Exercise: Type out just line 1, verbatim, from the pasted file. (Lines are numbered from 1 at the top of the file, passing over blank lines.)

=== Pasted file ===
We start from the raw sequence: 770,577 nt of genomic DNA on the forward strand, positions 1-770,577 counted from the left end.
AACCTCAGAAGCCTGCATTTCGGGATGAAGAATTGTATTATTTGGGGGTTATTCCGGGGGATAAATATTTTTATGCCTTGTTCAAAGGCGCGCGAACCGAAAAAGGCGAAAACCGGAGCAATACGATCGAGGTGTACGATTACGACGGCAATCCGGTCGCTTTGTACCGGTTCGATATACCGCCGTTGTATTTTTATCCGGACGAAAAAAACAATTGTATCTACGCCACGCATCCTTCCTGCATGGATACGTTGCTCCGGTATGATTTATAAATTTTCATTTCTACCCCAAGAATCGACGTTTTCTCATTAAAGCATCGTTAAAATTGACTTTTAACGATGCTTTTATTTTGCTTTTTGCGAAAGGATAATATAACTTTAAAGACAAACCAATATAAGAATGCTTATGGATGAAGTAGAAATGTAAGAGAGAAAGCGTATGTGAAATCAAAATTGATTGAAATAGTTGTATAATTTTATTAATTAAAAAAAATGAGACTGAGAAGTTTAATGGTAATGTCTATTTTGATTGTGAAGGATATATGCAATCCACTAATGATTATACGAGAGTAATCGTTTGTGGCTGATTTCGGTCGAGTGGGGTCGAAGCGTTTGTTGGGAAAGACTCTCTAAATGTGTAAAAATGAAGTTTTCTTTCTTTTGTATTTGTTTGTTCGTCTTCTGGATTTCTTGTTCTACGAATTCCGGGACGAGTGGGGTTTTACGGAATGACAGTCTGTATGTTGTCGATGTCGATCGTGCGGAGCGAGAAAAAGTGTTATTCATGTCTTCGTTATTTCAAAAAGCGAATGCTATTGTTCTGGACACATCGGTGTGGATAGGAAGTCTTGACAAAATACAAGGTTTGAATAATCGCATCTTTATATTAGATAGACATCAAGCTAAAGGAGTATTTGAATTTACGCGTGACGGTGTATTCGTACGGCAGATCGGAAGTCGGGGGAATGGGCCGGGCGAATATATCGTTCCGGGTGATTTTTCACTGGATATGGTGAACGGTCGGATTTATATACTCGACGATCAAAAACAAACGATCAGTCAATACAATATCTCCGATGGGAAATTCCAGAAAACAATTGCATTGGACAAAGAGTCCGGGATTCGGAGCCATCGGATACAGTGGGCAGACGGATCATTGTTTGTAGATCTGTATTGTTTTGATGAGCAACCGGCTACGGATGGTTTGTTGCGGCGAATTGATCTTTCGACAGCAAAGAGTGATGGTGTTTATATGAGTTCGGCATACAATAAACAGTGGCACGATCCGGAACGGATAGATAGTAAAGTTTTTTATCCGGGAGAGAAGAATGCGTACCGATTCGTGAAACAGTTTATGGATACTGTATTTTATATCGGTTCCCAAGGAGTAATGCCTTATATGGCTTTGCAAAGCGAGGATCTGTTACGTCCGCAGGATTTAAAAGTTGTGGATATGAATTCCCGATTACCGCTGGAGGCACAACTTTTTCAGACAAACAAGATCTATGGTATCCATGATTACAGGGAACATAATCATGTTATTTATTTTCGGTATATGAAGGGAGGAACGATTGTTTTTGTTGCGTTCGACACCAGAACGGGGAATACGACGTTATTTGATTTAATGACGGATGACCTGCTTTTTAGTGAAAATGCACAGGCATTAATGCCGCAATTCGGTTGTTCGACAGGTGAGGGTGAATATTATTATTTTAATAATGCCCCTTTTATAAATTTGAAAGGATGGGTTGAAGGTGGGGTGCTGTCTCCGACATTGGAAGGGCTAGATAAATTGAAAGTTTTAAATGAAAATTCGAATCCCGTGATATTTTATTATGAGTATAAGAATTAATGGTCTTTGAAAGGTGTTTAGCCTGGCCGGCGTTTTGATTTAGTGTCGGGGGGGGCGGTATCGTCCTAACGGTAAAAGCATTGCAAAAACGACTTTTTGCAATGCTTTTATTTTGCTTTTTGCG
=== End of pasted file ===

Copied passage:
We start from the raw sequence: 770,577 nt of genomic DNA on the forward strand, positions 1-770,577 counted from the left end.